Howard County commissioners gave the go-ahead Monday morning to put a burn ban into effect, as local fire officials warn wildfire dangers are reaching critical levels with no immediate relief in sight.
Commissioners approved the county-wide ban — which will be in effect for 90 days, at the end of which the court will have the option to reinstate or dismiss the order — at the recommendation of Volunteer Fire Department Chief Tommy Sullivan.
According to Sullivan, the fire hazard in Howard County has reached extreme levels despite recent rains.
“The 100-plus degree heat takes an incredible toll, even when we've gotten a considerable amount of rain,” Sullivan said. “As of Monday morning, the fire danger index was just above the state's extreme level and with more 100-degree days in the forecast and no foreseeable break in the heat, it's likely it will only get worse.”
While the ban does allow for burning in certain circumstances, Sullivan said he'd much rather see county residents simply not take the chances it represents during what are sure to be dire times.
“I understand that some people have to burn for health and sanitation reasons,” he said. “However, if the fire gets away from you the fines can get pretty expensive. In the end, it's a lot cheaper just to pay a service to pick up your garbage than to get stuck with a $500 to $1,000 fine. And even the money can be small in comparison to the feeling you're left with if someone gets hurt or loses their home. It's just not worth it.”
Sullivan said county residents are allowed to burn in burn barrels, which have no holes in them and have a tight screen on the top.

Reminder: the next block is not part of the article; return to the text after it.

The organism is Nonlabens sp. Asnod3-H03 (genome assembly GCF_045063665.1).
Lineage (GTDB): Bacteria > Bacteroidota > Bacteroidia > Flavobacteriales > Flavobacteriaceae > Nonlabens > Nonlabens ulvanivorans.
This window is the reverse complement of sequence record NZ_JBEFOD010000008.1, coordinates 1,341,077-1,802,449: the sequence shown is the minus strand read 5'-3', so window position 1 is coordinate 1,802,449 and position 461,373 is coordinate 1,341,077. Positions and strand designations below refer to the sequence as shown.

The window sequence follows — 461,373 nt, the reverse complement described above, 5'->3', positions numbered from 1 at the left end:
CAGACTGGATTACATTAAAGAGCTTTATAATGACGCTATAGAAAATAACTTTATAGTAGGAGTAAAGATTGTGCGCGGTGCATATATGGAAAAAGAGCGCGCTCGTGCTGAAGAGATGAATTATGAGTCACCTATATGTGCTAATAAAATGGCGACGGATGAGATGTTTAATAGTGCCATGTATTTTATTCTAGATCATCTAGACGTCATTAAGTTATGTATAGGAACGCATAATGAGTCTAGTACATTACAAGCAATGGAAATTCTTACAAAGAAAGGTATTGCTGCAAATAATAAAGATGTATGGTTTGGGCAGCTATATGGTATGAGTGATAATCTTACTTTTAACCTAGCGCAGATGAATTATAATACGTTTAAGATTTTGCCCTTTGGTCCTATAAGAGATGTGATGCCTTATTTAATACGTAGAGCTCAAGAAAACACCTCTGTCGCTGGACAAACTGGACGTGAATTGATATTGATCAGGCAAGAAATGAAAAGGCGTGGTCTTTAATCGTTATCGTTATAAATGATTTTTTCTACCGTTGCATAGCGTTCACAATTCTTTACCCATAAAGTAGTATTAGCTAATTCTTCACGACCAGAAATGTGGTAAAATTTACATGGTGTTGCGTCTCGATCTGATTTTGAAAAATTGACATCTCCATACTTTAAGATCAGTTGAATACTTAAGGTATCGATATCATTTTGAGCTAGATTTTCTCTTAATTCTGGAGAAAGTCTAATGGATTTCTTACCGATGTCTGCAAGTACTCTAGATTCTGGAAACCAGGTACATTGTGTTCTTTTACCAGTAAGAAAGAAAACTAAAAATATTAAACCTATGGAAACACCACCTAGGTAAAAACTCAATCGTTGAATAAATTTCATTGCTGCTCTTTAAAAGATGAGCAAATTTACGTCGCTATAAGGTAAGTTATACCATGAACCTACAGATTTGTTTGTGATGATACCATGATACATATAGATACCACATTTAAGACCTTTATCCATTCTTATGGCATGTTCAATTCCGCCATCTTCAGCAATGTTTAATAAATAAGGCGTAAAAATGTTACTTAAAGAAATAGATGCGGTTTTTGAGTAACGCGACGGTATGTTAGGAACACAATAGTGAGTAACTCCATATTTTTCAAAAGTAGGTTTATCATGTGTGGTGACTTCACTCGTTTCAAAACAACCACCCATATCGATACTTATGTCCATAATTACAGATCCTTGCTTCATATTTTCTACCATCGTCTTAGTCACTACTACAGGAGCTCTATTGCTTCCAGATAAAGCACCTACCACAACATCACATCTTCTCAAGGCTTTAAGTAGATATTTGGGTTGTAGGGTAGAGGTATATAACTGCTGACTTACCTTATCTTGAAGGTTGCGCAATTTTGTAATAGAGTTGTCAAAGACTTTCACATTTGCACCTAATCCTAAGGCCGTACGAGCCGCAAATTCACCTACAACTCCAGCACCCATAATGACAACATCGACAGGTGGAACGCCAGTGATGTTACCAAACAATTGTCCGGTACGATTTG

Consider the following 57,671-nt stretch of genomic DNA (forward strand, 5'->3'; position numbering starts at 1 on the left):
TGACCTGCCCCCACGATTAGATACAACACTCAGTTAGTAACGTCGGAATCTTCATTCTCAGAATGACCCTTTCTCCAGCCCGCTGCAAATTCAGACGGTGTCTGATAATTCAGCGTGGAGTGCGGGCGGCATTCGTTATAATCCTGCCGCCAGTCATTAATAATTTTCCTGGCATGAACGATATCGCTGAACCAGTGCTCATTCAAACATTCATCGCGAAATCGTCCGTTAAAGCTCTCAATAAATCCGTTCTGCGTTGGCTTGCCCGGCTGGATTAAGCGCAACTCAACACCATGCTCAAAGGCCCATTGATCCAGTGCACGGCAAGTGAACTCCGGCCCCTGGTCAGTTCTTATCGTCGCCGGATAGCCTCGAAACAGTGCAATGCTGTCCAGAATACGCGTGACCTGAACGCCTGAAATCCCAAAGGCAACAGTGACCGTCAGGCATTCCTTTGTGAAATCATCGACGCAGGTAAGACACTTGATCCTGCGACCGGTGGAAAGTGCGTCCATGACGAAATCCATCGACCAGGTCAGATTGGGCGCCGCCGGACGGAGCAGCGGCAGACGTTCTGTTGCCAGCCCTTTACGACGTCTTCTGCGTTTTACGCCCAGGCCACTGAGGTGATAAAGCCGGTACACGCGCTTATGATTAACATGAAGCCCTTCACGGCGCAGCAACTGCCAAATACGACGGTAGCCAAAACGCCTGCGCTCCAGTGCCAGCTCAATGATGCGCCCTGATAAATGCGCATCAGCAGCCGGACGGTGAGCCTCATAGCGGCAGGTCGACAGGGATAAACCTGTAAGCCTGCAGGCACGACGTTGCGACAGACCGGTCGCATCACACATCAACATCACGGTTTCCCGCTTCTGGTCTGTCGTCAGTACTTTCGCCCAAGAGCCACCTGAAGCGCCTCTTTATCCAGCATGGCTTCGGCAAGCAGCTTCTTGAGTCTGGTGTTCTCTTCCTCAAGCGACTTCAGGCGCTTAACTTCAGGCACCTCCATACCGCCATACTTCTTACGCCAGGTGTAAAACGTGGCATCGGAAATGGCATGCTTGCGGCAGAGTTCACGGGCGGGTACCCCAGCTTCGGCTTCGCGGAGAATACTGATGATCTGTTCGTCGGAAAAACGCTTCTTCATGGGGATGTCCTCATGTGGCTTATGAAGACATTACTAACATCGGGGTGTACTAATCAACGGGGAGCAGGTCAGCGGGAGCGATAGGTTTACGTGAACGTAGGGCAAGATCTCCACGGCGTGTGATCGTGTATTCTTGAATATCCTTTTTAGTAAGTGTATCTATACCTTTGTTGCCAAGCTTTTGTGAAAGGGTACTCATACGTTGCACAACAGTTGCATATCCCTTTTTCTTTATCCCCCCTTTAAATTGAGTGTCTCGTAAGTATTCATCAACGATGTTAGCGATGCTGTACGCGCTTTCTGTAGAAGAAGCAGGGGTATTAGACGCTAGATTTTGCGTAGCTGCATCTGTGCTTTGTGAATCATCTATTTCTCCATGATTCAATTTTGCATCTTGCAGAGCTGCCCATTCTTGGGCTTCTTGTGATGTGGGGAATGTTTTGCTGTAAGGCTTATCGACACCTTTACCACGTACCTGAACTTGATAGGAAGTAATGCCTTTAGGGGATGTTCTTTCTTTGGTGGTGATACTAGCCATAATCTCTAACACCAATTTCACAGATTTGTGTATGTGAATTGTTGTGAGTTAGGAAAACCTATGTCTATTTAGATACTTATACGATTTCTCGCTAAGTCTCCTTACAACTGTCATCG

“They are also required to have a fire extinguisher or water hose, and they have to stay with the fire from the time it's started until it's completely out,” Sullivan said. “If someone calls in and sees someone is burning, and a deputy or fire department shows up and no one is out there watching it, that's a violation of the burn ban and they could be fined up to $500.
“Just as important as how the burning is done is what is being burned. The ban only allows for items to be burned that will completely ash. In other words, no plastic milk jugs, polystyrene egg cartons or any other type of plastic. Again, burning these items is a violation of the burn ban.”
The same rules apply to welders, and while a $500 fine is nothing to scoff at, violation of the ban can get much more expensive, especially if the fire spreads beyond their property, he added.
“If the fire gets away from them they will not only get a fine for failure to adhere to a burn ban, they will also be fined for reckless endangerment, which makes that fine $1,000,” said Sullivan. “Like I've said, $5 to go to the landfill is a lot easier on the wallet than a $1,000 fine, not to mention a lawsuit if the fire damages someone else's property.”
County Judge Mark Barr said area residents considering burning anything outdoors should make sure they have a good reason for doing so.
“This burn ban does not prohibit outdoor burning activities related to public safety that are authorized by the Texas Commission on Environmental Quality, firefighter training, public utility, gas lines and pipelines or the planting or harvesting of agricultural crops,” said Barr. “Also, burns that are directed by prescribed burn managers are not prohibited by the burn ban. There are some exclusions from the ban. However, if you're going to burn something, you better have a really good reason. And if anyone has any questions, they can call my office or call Tommy.”
For more information on the burn ban, contact the Howard County Volunteer Fire Department at 432-268-1165 or the County Judge's Office at 432-264-2202.